Instead of finding all sorts of ways to unproductively procrastinate, use your habit to look for shortcuts and new ways to finish your tasks. Staple multiple papers at a time or master the 3-second t-shirt folding technique. A strong drive combined with laziness sometimes bring out the productive and creative side you never knew you have!

7. Assign a ‘Task Deputy’

It could be your colleague, your supervisor, or your significant other, anyone who has the unforgiving guts to reprimand you when you procrastinate. You could go the extra mile by paying up unfinished tasks or times you open your Facebook or watch a funny cat video on YouTube. Let’s see how five bucks every time you procrastinate will change you.

8. Consider a Gadget-Free Desk

According to a study by Kleiner Perkins Caufield and Byers, average users check on their phones 150 times per day and having your phone just an elbow away just creates sizzle to this habit.[3]

Removing mobile devices and gadgets allows you to focus on your work without the constant interruption from notifications, calls, and text messages. It eliminates the very distracting ambiance and the urge to unlock your phone just because.

9. Prepping the Night

Before hitting the sack to oblivion, prepare everything you’ll need the next day. This will probably take you 15 minutes tops, saving you more time for coffee in the morning.

Spin class at am? Pack up your gym clothes, shoes, socks, etc. or better, create a checklist so you don’t miss anything. You can also prep your food into containers and just grab one before leaving.

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10. Do a 7-Minute Workout in the Morning

Exercising is proven to increase productivity and stimulate release of endorphin or “Happy Hormones”.

Take a jog outdoors and get warmed up for the day. Don’t feel like running outside? Hop on a treadmilli. It’s a great investment and there are a lot of ways you can use a treadmill like endurance running and metabolism training. On a budget? Here’s a 7 minute, no-equipment needed workout you can do at home:

11. Set-up Mini Tasks

If you’re given a big project, break it down into mini tasks. Create a checklist and start with the easy ones until you finish. Got an article to write? Just start with the title and the first sentence. Or perhaps you have a visual presentation to make?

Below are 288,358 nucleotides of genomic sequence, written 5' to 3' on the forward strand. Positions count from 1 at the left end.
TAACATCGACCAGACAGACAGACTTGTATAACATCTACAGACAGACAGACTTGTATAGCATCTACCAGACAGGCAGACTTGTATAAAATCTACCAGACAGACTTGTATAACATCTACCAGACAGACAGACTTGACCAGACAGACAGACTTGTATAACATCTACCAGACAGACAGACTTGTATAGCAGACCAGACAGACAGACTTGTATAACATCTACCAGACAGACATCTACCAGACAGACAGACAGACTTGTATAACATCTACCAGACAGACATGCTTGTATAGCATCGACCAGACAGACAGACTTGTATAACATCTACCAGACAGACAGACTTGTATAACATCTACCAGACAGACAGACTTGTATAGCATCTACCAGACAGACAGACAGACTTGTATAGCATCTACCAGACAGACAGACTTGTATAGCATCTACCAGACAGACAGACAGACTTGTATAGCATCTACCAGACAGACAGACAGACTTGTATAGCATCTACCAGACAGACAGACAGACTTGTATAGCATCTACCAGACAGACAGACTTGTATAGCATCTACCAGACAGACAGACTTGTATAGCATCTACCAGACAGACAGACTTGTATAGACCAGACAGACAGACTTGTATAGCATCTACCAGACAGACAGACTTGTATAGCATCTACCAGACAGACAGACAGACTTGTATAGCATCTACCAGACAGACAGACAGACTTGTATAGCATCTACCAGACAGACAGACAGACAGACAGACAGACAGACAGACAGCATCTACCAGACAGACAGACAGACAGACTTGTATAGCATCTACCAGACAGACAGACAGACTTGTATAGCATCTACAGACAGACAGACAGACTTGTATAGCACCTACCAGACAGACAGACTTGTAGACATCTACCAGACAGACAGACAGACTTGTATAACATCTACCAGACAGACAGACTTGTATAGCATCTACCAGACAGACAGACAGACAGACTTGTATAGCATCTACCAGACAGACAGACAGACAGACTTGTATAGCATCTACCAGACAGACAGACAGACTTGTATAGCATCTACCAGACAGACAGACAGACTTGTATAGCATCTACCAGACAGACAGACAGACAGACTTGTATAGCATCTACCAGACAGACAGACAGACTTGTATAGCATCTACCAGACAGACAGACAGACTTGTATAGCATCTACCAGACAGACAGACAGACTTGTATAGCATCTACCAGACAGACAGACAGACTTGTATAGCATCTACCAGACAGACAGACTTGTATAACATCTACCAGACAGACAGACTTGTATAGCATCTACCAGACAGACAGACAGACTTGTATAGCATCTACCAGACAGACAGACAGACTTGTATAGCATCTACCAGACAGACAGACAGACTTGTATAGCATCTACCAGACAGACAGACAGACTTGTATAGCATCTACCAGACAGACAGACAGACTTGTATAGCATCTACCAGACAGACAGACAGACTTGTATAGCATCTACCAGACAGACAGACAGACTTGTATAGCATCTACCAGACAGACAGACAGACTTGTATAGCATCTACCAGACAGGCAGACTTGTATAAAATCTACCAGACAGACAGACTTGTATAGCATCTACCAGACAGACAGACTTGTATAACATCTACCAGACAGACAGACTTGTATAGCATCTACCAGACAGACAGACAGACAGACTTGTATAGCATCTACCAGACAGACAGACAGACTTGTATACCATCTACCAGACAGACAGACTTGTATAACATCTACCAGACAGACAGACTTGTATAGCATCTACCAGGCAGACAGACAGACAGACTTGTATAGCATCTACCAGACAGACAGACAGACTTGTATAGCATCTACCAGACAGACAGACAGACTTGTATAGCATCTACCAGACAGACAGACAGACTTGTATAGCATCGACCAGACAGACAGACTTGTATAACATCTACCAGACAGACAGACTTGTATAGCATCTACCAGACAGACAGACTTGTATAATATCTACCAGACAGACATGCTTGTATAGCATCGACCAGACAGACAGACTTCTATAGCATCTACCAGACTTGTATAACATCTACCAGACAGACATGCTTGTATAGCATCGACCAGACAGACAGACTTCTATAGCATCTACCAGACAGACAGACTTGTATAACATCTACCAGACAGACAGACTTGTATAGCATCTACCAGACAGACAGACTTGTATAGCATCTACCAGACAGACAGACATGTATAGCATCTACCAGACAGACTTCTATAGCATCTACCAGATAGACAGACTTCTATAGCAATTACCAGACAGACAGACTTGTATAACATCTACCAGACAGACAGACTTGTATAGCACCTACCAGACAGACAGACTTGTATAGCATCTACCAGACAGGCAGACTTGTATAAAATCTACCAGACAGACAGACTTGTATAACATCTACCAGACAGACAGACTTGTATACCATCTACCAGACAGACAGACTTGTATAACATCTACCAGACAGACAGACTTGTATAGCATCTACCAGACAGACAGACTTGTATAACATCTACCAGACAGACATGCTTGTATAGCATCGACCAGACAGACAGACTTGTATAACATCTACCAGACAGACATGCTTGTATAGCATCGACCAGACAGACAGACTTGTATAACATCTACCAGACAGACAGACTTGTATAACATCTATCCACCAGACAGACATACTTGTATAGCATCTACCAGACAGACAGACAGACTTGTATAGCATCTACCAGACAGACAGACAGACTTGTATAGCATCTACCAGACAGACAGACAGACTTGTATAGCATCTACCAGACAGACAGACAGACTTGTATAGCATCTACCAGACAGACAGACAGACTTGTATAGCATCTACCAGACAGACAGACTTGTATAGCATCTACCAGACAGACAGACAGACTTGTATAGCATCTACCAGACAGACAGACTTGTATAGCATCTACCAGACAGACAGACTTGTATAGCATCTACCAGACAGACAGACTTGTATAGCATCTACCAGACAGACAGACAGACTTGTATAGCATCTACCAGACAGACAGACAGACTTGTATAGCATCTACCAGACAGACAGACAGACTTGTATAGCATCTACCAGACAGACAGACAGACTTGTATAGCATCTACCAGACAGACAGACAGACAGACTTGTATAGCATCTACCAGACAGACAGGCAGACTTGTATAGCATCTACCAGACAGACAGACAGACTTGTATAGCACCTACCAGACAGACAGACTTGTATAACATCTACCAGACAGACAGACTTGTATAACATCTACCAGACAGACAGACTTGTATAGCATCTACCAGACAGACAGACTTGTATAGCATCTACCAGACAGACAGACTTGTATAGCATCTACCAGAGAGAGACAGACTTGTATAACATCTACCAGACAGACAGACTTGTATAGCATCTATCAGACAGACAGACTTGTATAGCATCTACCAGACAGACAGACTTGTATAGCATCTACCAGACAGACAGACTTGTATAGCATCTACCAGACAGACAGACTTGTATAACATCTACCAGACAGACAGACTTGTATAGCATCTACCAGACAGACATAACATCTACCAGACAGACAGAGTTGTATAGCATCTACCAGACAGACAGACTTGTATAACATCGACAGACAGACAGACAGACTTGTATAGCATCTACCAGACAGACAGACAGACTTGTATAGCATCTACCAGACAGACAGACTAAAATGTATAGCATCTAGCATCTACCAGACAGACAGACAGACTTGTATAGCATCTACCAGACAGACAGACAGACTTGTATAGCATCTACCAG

Spend 15 minutes on your outline, take five minutes coffee break, then finish the first two slides. Accomplishing something, no matter how tiny, still gives you that sense of fulfillment.

12. Create an Inspirational Board or Reminder

I found these mini desk chalkboards from Etsy you can use to write motivating quotes.

Or you know what? Simply write “Do it now!” and stare at it for 10 seconds every time you feel like dropping by on Reddit.

13. Redecorate Your Room

Redecorating my room motivates me to maintain that ‘new’ look for some time until I get use to it and eventually stop. So I redecorate again and again, it became a monthly habit really. Here are some DIY ideas you can do to any room without spending much.

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14. Ready Your Nibbles

You know that trip to the pantry? It’s just seconds away but it took you several minutes just to get your fruit snacks in the fridge. Before starting a task, prepare your nibbles on your desk to avoid zoning out and losing yourself on the way to the pantry.

Bonus productivity hacks you can do at home:

15. Schedule Your Chores

Write down your chores in a weekly basis with matching day and time when you should be doing these.

For the artsy folks, you can create fun chore charts like these or simply stick the list somewhere visibly annoying e.g. mirrors, doors, TV. The trick is listing as many chores as you can for the week and including unfinished chores the following week. Who likes seeing a long list of chores first thing in the morning?

More Tips to Overcome Procrastination

Featured photo credit: Glenn Carstens-Peters via unsplash.com